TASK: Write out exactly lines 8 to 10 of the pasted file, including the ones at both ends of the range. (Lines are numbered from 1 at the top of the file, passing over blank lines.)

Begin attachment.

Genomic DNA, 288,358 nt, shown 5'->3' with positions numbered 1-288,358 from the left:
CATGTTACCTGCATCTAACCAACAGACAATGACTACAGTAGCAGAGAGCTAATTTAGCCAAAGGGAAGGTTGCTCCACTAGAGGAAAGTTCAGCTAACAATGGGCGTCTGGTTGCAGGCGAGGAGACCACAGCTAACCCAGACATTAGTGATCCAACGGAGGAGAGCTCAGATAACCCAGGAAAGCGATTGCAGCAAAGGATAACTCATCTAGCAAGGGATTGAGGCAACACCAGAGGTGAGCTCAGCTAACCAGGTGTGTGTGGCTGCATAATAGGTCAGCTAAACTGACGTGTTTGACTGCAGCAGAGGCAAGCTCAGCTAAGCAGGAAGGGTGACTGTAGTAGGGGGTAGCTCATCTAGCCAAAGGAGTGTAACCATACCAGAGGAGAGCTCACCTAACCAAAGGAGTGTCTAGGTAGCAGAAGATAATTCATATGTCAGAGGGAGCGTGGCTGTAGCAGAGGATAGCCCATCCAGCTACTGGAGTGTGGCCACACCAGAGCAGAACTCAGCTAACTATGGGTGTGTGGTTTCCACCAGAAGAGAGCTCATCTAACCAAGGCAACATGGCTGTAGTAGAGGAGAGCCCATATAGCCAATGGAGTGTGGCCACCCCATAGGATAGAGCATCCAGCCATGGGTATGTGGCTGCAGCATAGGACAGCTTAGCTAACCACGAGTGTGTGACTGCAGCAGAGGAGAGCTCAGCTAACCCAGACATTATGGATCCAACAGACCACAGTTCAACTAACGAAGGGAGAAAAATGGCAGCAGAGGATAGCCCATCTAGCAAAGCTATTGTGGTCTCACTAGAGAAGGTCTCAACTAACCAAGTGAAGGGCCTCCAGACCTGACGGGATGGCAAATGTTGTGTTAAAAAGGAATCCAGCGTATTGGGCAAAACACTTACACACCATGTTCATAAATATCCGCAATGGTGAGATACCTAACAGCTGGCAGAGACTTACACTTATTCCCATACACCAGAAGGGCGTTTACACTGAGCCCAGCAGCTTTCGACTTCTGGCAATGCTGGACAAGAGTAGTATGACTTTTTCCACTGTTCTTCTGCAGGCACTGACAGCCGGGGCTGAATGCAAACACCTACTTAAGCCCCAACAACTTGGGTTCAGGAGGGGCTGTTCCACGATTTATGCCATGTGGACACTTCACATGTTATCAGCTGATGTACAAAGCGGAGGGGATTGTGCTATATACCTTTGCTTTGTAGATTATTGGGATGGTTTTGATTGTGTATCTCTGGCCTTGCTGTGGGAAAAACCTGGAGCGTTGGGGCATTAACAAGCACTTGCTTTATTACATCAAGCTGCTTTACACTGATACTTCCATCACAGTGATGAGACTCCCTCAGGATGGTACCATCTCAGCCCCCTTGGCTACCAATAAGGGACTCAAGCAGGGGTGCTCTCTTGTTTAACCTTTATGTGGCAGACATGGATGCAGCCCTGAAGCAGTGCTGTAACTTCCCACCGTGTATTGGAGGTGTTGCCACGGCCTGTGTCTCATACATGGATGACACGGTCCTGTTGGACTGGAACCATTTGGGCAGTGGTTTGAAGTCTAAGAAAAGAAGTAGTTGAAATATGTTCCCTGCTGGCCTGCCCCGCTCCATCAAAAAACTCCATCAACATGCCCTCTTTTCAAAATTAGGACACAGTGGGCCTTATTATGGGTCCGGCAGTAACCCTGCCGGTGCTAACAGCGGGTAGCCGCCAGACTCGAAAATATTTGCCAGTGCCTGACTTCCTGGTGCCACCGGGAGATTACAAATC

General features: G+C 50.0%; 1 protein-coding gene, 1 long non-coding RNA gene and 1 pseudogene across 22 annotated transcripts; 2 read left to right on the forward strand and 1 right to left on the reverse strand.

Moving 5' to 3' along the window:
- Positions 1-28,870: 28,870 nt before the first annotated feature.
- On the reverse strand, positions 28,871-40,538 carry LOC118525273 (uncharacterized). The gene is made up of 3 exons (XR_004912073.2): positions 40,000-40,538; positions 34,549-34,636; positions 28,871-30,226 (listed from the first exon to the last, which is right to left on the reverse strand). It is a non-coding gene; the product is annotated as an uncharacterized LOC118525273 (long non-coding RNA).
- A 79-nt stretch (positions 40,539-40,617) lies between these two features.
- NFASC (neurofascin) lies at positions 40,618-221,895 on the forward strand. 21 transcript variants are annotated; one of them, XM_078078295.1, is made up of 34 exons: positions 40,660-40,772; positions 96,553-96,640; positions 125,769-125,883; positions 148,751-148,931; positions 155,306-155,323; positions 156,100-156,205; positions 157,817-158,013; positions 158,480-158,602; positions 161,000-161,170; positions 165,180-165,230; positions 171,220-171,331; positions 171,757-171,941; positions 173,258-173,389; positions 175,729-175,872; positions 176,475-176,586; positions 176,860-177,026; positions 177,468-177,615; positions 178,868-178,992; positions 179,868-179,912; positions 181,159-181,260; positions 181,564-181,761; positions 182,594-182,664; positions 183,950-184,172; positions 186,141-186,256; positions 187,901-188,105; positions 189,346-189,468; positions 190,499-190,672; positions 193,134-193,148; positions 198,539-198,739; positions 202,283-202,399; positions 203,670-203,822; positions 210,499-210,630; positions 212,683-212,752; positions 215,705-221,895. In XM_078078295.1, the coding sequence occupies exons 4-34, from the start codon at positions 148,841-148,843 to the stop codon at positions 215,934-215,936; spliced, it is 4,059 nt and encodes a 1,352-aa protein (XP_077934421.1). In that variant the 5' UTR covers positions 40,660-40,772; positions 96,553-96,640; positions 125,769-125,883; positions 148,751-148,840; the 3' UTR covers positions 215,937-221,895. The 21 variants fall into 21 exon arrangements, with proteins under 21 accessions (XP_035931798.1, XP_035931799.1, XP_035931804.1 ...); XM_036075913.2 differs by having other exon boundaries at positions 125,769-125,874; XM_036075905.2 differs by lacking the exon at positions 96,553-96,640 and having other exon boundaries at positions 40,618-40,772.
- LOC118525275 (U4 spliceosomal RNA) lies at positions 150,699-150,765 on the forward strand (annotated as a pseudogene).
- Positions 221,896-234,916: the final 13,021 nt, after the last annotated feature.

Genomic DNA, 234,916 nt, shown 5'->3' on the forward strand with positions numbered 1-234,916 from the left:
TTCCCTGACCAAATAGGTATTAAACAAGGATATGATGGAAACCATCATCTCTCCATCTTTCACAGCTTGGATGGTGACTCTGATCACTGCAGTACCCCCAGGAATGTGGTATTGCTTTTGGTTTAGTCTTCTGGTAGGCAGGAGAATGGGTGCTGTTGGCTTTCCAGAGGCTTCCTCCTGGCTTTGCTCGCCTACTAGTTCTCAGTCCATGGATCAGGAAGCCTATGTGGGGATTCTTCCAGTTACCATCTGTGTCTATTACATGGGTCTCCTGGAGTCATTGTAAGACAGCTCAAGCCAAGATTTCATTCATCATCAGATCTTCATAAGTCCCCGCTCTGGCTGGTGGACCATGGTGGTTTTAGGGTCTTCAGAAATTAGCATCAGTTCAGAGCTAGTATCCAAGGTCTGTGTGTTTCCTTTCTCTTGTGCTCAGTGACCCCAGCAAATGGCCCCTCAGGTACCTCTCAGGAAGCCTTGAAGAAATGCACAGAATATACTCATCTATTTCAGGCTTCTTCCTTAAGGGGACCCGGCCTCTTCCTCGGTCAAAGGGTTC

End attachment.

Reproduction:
- NFASC (neurofascin) lies at positions 40,618-221,895 on the forward strand. 21 transcript variants are annotated; one of them, XM_078078295.1, is made up of 34 exons: positions 40,660-40,772; positions 96,553-96,640; positions 125,769-125,883; positions 148,751-148,931; positions 155,306-155,323; positions 156,100-156,205; positions 157,817-158,013; positions 158,480-158,602; positions 161,000-161,170; positions 165,180-165,230; positions 171,220-171,331; positions 171,757-171,941; positions 173,258-173,389; positions 175,729-175,872; positions 176,475-176,586; positions 176,860-177,026; positions 177,468-177,615; positions 178,868-178,992; positions 179,868-179,912; positions 181,159-181,260; positions 181,564-181,761; positions 182,594-182,664; positions 183,950-184,172; positions 186,141-186,256; positions 187,901-188,105; positions 189,346-189,468; positions 190,499-190,672; positions 193,134-193,148; positions 198,539-198,739; positions 202,283-202,399; positions 203,670-203,822; positions 210,499-210,630; positions 212,683-212,752; positions 215,705-221,895. In XM_078078295.1, the coding sequence occupies exons 4-34, from the start codon at positions 148,841-148,843 to the stop codon at positions 215,934-215,936; spliced, it is 4,059 nt and encodes a 1,352-aa protein (XP_077934421.1). In that variant the 5' UTR covers positions 40,660-40,772; positions 96,553-96,640; positions 125,769-125,883; positions 148,751-148,840; the 3' UTR covers positions 215,937-221,895. The 21 variants fall into 21 exon arrangements, with proteins under 21 accessions (XP_035931798.1, XP_035931799.1, XP_035931804.1 ...); XM_036075913.2 differs by having other exon boundaries at positions 125,769-125,874; XM_036075905.2 differs by lacking the exon at positions 96,553-96,640 and having other exon boundaries at positions 40,618-40,772.
- LOC118525275 (U4 spliceosomal RNA) lies at positions 150,699-150,765 on the forward strand (annotated as a pseudogene).
- Positions 221,896-234,916: the final 13,021 nt, after the last annotated feature.